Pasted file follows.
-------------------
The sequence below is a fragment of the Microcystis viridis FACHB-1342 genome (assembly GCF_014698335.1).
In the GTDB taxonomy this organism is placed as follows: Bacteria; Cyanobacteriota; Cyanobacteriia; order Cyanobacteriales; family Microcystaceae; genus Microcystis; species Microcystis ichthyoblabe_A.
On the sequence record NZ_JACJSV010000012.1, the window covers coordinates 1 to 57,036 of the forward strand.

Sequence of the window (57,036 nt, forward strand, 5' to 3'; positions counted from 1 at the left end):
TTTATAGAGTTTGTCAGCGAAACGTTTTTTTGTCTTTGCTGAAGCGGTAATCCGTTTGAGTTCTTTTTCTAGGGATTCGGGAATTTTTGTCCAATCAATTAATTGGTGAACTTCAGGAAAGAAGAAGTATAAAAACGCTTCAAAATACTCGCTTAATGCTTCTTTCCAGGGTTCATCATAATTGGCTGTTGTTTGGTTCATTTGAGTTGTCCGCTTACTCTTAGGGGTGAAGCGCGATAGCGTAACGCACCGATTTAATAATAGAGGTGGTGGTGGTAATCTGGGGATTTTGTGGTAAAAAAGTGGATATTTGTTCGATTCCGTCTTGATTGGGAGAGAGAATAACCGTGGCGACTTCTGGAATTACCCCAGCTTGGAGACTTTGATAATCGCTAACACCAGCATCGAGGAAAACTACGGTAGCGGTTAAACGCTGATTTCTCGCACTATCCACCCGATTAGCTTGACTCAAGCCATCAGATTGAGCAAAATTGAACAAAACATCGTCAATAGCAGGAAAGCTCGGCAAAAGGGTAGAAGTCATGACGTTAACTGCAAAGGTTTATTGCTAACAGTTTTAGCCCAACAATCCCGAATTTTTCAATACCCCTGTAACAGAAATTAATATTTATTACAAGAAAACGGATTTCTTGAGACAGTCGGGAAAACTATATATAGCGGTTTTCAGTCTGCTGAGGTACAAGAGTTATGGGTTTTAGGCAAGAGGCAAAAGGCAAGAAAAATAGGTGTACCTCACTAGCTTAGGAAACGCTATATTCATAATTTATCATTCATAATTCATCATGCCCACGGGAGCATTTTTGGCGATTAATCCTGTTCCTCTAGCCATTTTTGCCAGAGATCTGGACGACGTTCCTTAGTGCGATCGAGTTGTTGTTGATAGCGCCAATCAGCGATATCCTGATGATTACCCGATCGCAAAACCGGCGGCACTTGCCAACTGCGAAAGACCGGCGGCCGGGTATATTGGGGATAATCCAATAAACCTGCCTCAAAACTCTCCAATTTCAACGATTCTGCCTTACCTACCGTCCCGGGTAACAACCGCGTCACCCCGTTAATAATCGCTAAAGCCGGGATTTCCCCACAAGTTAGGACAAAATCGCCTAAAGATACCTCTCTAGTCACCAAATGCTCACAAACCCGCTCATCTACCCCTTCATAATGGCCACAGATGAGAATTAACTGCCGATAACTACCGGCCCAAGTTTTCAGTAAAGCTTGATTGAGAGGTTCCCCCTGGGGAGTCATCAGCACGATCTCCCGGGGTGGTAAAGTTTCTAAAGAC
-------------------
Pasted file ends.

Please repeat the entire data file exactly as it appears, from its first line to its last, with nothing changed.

The sequence below is a fragment of the Microcystis viridis FACHB-1342 genome (assembly GCF_014698335.1).
In the GTDB taxonomy this organism is placed as follows: Bacteria; Cyanobacteriota; Cyanobacteriia; order Cyanobacteriales; family Microcystaceae; genus Microcystis; species Microcystis ichthyoblabe_A.
On the sequence record NZ_JACJSV010000012.1, the window covers coordinates 1 to 57,036 of the forward strand.

Sequence of the window (57,036 nt, forward strand, 5' to 3'; positions counted from 1 at the left end):
TTTATAGAGTTTGTCAGCGAAACGTTTTTTTGTCTTTGCTGAAGCGGTAATCCGTTTGAGTTCTTTTTCTAGGGATTCGGGAATTTTTGTCCAATCAATTAATTGGTGAACTTCAGGAAAGAAGAAGTATAAAAACGCTTCAAAATACTCGCTTAATGCTTCTTTCCAGGGTTCATCATAATTGGCTGTTGTTTGGTTCATTTGAGTTGTCCGCTTACTCTTAGGGGTGAAGCGCGATAGCGTAACGCACCGATTTAATAATAGAGGTGGTGGTGGTAATCTGGGGATTTTGTGGTAAAAAAGTGGATATTTGTTCGATTCCGTCTTGATTGGGAGAGAGAATAACCGTGGCGACTTCTGGAATTACCCCAGCTTGGAGACTTTGATAATCGCTAACACCAGCATCGAGGAAAACTACGGTAGCGGTTAAACGCTGATTTCTCGCACTATCCACCCGATTAGCTTGACTCAAGCCATCAGATTGAGCAAAATTGAACAAAACATCGTCAATAGCAGGAAAGCTCGGCAAAAGGGTAGAAGTCATGACGTTAACTGCAAAGGTTTATTGCTAACAGTTTTAGCCCAACAATCCCGAATTTTTCAATACCCCTGTAACAGAAATTAATATTTATTACAAGAAAACGGATTTCTTGAGACAGTCGGGAAAACTATATATAGCGGTTTTCAGTCTGCTGAGGTACAAGAGTTATGGGTTTTAGGCAAGAGGCAAAAGGCAAGAAAAATAGGTGTACCTCACTAGCTTAGGAAACGCTATATTCATAATTTATCATTCATAATTCATCATGCCCACGGGAGCATTTTTGGCGATTAATCCTGTTCCTCTAGCCATTTTTGCCAGAGATCTGGACGACGTTCCTTAGTGCGATCGAGTTGTTGTTGATAGCGCCAATCAGCGATATCCTGATGATTACCCGATCGCAAAACCGGCGGCACTTGCCAACTGCGAAAGACCGGCGGCCGGGTATATTGGGGATAATCCAATAAACCTGCCTCAAAACTCTCCAATTTCAACGATTCTGCCTTACCTACCGTCCCGGGTAACAACCGCGTCACCCCGTTAATAATCGCTAAAGCCGGGATTTCCCCACAAGTTAGGACAAAATCGCCTAAAGATACCTCTCTAGTCACCAAATGCTCACAAACCCGCTCATCTACCCCTTCATAATGGCCACAGATGAGAATTAACTGCCGATAACTACCGGCCCAAGTTTTCAGTAAAGCTTGATTGAGAGGTTCCCCCTGGGGAGTCATCAGCACGATCTCCCGGGGTGGTAAAGTTTCTAAAGAC